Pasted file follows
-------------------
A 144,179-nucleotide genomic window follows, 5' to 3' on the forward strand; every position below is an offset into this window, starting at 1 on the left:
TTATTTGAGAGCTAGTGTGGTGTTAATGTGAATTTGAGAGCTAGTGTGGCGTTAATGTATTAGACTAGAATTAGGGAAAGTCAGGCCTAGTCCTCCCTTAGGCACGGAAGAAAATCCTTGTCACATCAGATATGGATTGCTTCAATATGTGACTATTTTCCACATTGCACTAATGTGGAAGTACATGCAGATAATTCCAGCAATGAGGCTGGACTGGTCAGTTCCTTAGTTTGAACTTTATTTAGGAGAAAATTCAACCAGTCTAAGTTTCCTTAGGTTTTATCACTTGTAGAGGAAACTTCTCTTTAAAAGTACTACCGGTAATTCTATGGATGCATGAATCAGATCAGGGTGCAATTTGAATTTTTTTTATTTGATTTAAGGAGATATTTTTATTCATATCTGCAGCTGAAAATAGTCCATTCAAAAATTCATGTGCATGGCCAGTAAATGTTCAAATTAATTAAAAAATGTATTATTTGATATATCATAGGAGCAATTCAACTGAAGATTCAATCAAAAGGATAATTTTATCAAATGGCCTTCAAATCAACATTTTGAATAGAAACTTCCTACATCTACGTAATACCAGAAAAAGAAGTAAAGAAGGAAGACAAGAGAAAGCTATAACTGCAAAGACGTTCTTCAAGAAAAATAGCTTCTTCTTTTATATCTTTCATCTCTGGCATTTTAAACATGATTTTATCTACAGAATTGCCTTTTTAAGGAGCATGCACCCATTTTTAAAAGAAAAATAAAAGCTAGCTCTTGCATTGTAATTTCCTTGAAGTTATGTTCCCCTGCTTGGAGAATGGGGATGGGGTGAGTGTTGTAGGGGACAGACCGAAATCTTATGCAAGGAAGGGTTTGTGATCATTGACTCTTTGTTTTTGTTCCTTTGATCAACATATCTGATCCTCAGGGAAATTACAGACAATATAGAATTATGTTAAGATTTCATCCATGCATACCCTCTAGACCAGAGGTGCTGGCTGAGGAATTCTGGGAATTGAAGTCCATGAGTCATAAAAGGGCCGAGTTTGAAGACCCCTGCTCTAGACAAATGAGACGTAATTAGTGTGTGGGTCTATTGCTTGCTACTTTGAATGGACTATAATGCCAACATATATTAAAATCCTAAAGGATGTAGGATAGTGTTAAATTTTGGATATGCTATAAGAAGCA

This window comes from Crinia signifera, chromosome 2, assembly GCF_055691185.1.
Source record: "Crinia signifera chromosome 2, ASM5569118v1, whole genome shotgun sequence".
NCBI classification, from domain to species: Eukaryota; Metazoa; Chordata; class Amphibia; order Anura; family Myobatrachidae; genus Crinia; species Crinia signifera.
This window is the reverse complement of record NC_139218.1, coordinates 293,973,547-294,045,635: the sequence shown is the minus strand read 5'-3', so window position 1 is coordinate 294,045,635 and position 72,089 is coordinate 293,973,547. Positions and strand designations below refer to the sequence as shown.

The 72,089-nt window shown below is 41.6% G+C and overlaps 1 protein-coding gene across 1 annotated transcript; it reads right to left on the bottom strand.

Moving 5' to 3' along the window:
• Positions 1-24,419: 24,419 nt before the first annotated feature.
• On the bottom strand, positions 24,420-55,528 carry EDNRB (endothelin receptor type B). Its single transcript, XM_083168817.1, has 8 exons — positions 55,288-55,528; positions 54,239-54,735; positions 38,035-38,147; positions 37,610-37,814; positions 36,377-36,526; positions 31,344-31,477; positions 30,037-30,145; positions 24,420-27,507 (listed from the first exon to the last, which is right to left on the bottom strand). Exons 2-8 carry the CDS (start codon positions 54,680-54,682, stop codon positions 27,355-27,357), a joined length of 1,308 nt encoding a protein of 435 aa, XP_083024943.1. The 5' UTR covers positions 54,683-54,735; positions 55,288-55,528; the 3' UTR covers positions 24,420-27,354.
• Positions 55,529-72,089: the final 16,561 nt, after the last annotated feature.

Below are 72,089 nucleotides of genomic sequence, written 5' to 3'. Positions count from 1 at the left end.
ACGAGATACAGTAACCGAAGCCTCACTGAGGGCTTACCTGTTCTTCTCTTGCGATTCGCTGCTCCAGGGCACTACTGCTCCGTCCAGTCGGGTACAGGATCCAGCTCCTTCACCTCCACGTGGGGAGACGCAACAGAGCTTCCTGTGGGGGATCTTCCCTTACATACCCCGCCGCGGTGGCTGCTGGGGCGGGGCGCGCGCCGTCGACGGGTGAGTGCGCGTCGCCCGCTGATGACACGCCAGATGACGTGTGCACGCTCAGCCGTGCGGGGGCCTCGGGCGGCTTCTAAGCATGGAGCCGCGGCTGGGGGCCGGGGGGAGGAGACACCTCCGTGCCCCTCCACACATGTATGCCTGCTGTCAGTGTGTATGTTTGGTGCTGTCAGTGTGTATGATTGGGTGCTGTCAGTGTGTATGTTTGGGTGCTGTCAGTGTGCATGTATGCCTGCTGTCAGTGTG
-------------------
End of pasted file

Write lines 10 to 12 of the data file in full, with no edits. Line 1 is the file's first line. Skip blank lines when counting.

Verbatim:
• On the bottom strand, positions 24,420-55,528 carry EDNRB (endothelin receptor type B). Its single transcript, XM_083168817.1, has 8 exons — positions 55,288-55,528; positions 54,239-54,735; positions 38,035-38,147; positions 37,610-37,814; positions 36,377-36,526; positions 31,344-31,477; positions 30,037-30,145; positions 24,420-27,507 (listed from the first exon to the last, which is right to left on the bottom strand). Exons 2-8 carry the CDS (start codon positions 54,680-54,682, stop codon positions 27,355-27,357), a joined length of 1,308 nt encoding a protein of 435 aa, XP_083024943.1. The 5' UTR covers positions 54,683-54,735; positions 55,288-55,528; the 3' UTR covers positions 24,420-27,354.
• Positions 55,529-72,089: the final 16,561 nt, after the last annotated feature.

Below are 72,089 nucleotides of genomic sequence, written 5' to 3'. Positions count from 1 at the left end.